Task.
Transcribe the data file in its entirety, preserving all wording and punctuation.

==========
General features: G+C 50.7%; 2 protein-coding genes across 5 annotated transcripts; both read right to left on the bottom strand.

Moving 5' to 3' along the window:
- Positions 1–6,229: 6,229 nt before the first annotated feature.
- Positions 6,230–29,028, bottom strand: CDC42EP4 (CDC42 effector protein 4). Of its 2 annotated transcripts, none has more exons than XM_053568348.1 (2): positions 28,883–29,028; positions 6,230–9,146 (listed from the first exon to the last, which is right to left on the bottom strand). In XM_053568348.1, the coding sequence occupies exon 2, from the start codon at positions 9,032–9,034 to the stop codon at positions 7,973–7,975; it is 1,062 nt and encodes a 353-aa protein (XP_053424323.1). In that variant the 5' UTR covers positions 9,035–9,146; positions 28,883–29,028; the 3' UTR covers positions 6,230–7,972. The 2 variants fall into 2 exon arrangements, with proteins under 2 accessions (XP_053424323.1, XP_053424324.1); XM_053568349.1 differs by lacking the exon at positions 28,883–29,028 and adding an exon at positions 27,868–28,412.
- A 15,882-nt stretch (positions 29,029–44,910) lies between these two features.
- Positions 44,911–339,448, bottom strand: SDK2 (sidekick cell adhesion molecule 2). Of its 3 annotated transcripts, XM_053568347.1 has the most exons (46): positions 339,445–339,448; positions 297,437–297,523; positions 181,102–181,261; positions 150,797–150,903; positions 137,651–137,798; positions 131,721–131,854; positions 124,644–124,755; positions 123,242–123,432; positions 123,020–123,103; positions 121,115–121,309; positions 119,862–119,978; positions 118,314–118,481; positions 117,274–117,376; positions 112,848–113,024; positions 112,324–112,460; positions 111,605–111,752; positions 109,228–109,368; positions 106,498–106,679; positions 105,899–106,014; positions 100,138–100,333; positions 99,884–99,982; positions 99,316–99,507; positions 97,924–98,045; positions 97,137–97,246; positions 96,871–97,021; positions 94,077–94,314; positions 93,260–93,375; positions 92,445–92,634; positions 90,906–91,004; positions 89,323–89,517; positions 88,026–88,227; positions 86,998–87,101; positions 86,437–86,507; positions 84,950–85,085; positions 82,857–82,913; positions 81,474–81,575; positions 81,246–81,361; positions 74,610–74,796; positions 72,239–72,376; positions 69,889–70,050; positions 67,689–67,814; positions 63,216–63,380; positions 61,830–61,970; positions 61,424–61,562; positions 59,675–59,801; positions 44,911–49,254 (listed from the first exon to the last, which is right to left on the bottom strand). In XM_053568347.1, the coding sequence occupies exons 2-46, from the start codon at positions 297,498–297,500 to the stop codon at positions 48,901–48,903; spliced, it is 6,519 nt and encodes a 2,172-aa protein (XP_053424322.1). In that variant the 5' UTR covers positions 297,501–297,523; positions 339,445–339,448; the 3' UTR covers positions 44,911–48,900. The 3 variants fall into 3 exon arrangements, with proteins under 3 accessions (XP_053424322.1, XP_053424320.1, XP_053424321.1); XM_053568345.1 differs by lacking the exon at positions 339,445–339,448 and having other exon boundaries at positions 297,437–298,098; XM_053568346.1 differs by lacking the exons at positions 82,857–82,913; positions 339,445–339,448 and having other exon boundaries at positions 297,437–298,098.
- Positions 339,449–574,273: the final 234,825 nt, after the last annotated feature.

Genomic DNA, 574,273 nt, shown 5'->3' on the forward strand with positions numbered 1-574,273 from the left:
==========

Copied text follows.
General features: G+C 50.7%; 2 protein-coding genes across 5 annotated transcripts; both read right to left on the bottom strand.

Moving 5' to 3' along the window:
- Positions 1–6,229: 6,229 nt before the first annotated feature.
- Positions 6,230–29,028, bottom strand: CDC42EP4 (CDC42 effector protein 4). Of its 2 annotated transcripts, none has more exons than XM_053568348.1 (2): positions 28,883–29,028; positions 6,230–9,146 (listed from the first exon to the last, which is right to left on the bottom strand). In XM_053568348.1, the coding sequence occupies exon 2, from the start codon at positions 9,032–9,034 to the stop codon at positions 7,973–7,975; it is 1,062 nt and encodes a 353-aa protein (XP_053424323.1). In that variant the 5' UTR covers positions 9,035–9,146; positions 28,883–29,028; the 3' UTR covers positions 6,230–7,972. The 2 variants fall into 2 exon arrangements, with proteins under 2 accessions (XP_053424323.1, XP_053424324.1); XM_053568349.1 differs by lacking the exon at positions 28,883–29,028 and adding an exon at positions 27,868–28,412.
- A 15,882-nt stretch (positions 29,029–44,910) lies between these two features.
- Positions 44,911–339,448, bottom strand: SDK2 (sidekick cell adhesion molecule 2). Of its 3 annotated transcripts, XM_053568347.1 has the most exons (46): positions 339,445–339,448; positions 297,437–297,523; positions 181,102–181,261; positions 150,797–150,903; positions 137,651–137,798; positions 131,721–131,854; positions 124,644–124,755; positions 123,242–123,432; positions 123,020–123,103; positions 121,115–121,309; positions 119,862–119,978; positions 118,314–118,481; positions 117,274–117,376; positions 112,848–113,024; positions 112,324–112,460; positions 111,605–111,752; positions 109,228–109,368; positions 106,498–106,679; positions 105,899–106,014; positions 100,138–100,333; positions 99,884–99,982; positions 99,316–99,507; positions 97,924–98,045; positions 97,137–97,246; positions 96,871–97,021; positions 94,077–94,314; positions 93,260–93,375; positions 92,445–92,634; positions 90,906–91,004; positions 89,323–89,517; positions 88,026–88,227; positions 86,998–87,101; positions 86,437–86,507; positions 84,950–85,085; positions 82,857–82,913; positions 81,474–81,575; positions 81,246–81,361; positions 74,610–74,796; positions 72,239–72,376; positions 69,889–70,050; positions 67,689–67,814; positions 63,216–63,380; positions 61,830–61,970; positions 61,424–61,562; positions 59,675–59,801; positions 44,911–49,254 (listed from the first exon to the last, which is right to left on the bottom strand). In XM_053568347.1, the coding sequence occupies exons 2-46, from the start codon at positions 297,498–297,500 to the stop codon at positions 48,901–48,903; spliced, it is 6,519 nt and encodes a 2,172-aa protein (XP_053424322.1). In that variant the 5' UTR covers positions 297,501–297,523; positions 339,445–339,448; the 3' UTR covers positions 44,911–48,900. The 3 variants fall into 3 exon arrangements, with proteins under 3 accessions (XP_053424322.1, XP_053424320.1, XP_053424321.1); XM_053568345.1 differs by lacking the exon at positions 339,445–339,448 and having other exon boundaries at positions 297,437–298,098; XM_053568346.1 differs by lacking the exons at positions 82,857–82,913; positions 339,445–339,448 and having other exon boundaries at positions 297,437–298,098.
- Positions 339,449–574,273: the final 234,825 nt, after the last annotated feature.

Genomic DNA, 574,273 nt, shown 5'->3' on the forward strand with positions numbered 1-574,273 from the left: